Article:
Despite the challenges facing postsecondary institutions this year, Dr. Craig suggests Huron is in a good position to make this change. “We’ve increased [being students’] first choice by over 300 percent. For a liberal arts school, it’s pretty unusual in North America nowadays to double your enrollment.” He adds that the recent moves by provinces, including Ontario, toward performance-based funding for universities didn’t factor much into the independence conversation, since the grant Huron receives from the government through Western is only 13 percent of its operating budget. The change has more to do with Huron having “maximum flexibility and control over our own future.”

“Liberal arts have been under fire everywhere for a couple of decades,” Dr. Craig says, noting that universities and governments have focused more on supporting STEM programming than the social sciences and humanities. But employers want liberal arts graduates who have depth and breadth in their understanding of the world, he adds. “A free and democratic society requires citizens who are capable of critical thought. … and that’s what we specialize in.”

Since the announcement, Huron has appointed its first board of governors and has been engaging in consultations with its community. The application to the province will likely take place later this year, along with negotiations with Western to try to maintain existing elements of the institutions’ relationship. In a statement, Western said there are many implications to consider about the change, and the two institutions will discuss them over the coming weeks and months. If everything goes well, Huron students entering in the 2022–2023 academic year will be the first cohort to graduate (in 2026) with solely Huron degrees.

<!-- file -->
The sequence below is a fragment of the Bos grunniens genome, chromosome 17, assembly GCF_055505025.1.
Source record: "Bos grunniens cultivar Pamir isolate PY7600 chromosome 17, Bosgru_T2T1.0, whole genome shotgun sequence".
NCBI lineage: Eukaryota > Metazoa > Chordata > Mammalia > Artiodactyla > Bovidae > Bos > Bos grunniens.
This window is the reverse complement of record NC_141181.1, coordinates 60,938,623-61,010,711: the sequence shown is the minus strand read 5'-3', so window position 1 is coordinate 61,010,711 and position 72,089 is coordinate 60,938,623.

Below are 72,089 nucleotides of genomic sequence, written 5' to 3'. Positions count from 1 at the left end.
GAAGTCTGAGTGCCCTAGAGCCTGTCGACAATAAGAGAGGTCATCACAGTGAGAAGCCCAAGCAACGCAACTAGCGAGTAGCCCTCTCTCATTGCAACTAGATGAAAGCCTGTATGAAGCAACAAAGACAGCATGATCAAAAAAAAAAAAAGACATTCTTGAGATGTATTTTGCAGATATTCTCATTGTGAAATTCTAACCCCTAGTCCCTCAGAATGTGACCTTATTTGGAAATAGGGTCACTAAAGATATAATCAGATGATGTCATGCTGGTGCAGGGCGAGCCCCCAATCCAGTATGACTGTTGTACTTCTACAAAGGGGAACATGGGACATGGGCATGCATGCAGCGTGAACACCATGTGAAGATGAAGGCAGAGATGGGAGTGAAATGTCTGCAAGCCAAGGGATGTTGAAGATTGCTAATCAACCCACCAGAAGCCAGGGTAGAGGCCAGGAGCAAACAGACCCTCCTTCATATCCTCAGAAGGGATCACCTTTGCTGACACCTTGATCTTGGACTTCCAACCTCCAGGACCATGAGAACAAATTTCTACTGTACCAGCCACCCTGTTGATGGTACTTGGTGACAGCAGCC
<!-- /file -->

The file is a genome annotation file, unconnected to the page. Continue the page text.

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  1. Nick / April 3, 2021 at 13:08

    In the wake of recent surveys showing that over 90% of students are against this proposal as well as the students’ council publicly opposing it, the narrative that “the more we’ve been able to explain it, the more people have come to understand the why” is highly misleading. I’m surprised the widespread student opposition was not mentioned at all in this article.

    • Alexander Miller / April 9, 2021 at 10:11

      The plan will be in full effect in a few years so the impact to current students is fairly minimal. The plan is to give all students Western degrees and the experience they signed up for. Huron is making a strategic change that will likely target a different group of students then the ones currently attending. Additionally the student survey was run by students and has several methodology issues. So it is difficult to assess the opinion of current students as a new type of student is expected to enroll once the change is made. The only real risk is that Western forces the change early.

      All of Huron’s inflows are regulated by Western so it makes it difficult to succeed. If they remain affiliated they will be forced to cut costs with likely larger class sizes, the thing that makes Huron special to begin with. What’s worse is they don’t have the facilities for many large classes as the buildings are built for their original intention. Western has stated they will never give Huron money for new buildings. So they can’t have more residents or build bigger classrooms to assist the cost cutting. Western impacts their fundraising, government grants and tuition all while charge exorbitant fees to be part of Western.

      Huron needs to make the strategic move.

      Given the treatment affiliates received at Laurentian I’m not surprised this is happening.